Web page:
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20TH MAY, 1900.




LN-e-LR/1960/15 (SC)




MYLES JOHN ABBOTT, AG. C.J.F. (Presided and Read the Judgment of the Court)





APPEAL – Findings of trial court – Attitude of Supreme Court.

LAND LAW – Declaration of title – Plaintiff’s conveyance later in time than defendant’s – Nature of burden on plaintiff

PRACTICE AND PROCEDURE – EVIDENCE – Document – Duplicate of – Admissibility of



  1. A. Molajo -for the Appellant.
  2. Moore -for the Respondent.


ABBOTT, AG. C.J.F. (Delivering the Judgment of the Court):


This is an appeal by the plaintiff against a non-suiting of his claim against the defen­dant/respondent for, first, a declaration that he, the plaintiff, is the owner of a piece of land at Surulere; second, damages for trespass; and third, an in­junction to restrain further trespass. The judgment of the High Court of Lagos, Coker, J., was delivered on 13th November, 1958.


In this court Mr. E.A. Molajo appeared for the plaintiff/appellant, and Mr. O. Moore for the defendant/respondent. The only ground of appeal originally filed, which was also argued, is the general ground, and at the opening of the appeal Mr. Molajo obtained the leave of this court to file and argue certain additional grounds, which read as follows:


  1. The learned trial Judge erred in law in admitting in evidence a copy of an alleged Sales Record without a date and without any reference to the plot of land in question in the case.


  1. The learned trial Judge misdirected himself when he said in his           judgment:


(a)     “The result is that I find and hold that the plaintiff or his im­mediate predecessor in title was never, whilst the defen­dant has always been in possession of this land.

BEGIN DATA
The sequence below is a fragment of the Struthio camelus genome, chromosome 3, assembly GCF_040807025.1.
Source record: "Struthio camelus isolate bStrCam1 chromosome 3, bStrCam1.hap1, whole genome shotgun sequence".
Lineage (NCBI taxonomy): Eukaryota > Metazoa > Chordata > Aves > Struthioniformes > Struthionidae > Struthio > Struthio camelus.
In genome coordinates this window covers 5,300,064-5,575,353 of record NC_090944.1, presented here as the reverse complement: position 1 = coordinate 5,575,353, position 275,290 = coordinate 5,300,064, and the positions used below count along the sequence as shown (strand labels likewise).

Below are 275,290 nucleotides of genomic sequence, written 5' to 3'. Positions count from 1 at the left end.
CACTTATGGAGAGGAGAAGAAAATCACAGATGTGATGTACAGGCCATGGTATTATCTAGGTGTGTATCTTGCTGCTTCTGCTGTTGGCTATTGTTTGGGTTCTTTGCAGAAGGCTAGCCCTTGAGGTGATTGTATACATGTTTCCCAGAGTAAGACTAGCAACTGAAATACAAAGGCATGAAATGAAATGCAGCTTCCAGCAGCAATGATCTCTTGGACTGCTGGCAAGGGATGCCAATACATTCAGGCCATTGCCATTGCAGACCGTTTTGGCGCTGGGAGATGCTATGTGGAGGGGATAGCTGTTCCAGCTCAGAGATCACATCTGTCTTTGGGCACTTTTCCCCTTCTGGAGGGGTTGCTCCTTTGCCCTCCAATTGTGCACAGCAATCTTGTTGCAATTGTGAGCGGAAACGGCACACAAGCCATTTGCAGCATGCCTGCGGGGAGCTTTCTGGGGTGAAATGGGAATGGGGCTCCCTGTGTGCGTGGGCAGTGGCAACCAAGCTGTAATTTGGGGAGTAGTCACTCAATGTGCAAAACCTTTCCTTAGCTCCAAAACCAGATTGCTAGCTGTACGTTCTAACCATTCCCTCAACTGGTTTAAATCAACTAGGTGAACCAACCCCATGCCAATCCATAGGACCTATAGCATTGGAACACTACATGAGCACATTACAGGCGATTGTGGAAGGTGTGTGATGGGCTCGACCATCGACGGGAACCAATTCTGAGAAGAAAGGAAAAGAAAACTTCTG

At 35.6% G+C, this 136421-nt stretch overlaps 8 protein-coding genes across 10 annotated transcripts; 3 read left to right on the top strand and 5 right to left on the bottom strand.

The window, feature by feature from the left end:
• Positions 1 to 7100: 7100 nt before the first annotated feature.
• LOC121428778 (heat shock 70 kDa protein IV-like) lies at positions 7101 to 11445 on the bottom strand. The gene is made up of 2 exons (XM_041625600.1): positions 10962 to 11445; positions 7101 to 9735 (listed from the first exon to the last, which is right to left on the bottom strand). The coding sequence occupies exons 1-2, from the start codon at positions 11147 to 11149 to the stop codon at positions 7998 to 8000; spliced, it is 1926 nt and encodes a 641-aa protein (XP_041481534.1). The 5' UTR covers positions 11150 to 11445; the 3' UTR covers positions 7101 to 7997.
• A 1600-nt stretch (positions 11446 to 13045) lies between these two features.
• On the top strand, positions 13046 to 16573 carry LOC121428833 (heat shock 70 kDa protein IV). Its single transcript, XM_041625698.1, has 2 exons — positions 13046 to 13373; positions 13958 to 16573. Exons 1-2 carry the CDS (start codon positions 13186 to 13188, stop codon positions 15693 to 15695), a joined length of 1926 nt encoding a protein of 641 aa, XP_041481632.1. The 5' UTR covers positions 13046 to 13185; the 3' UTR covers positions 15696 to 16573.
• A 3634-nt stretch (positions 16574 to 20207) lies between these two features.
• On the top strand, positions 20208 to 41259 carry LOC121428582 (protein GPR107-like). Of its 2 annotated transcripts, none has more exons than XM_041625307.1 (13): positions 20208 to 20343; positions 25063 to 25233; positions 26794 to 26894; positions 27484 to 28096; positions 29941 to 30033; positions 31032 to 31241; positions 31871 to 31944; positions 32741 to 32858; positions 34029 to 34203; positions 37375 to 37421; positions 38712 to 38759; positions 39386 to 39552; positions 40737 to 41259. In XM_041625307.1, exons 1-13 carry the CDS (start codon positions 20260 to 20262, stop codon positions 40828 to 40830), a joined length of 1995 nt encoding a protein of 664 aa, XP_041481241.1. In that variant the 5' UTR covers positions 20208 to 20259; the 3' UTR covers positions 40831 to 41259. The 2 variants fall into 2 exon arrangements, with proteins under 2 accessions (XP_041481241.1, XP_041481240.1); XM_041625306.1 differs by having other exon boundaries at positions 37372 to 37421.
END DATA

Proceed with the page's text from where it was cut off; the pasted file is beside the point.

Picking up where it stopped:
(b)     And the defendant’s conveyance clearly precedes that of the plaintiff in point of time.


(c)     Besides the defendant has always been in possession.”


Mr. Molajo sought to urge that, had the learned trial Judge not had be­fore him the “alleged sales record” (Exhibit G), his decision would have gone the other way. I am quite unable to agree that this was so. The learned Judge, in his review of the evidence, referred to Exhibit G, and on looking at the record of the evidence it shows that on its being tendered to Mr. Thomas, the witness who produced it, objection was taken to the fact that the docu­ment appeared to be not an original but a copy. The learned Judge, however, decided, correctly in my view, to admit the document, which was, as he said, not produced as a copy but as a record, prepared by the witness of his dealings with the property several years ago. It was, in effect, a duplicate.


The first ground of appeal seeks to question the admission of this docu­ment on other grounds which were not advanced in the court below, and it became necessary for Mr. Molajo to be informed that his other grounds could not be advanced here. As I have said, I consider that in the cir­cumstances the admission of the document by the trial Judge was perfectly in order.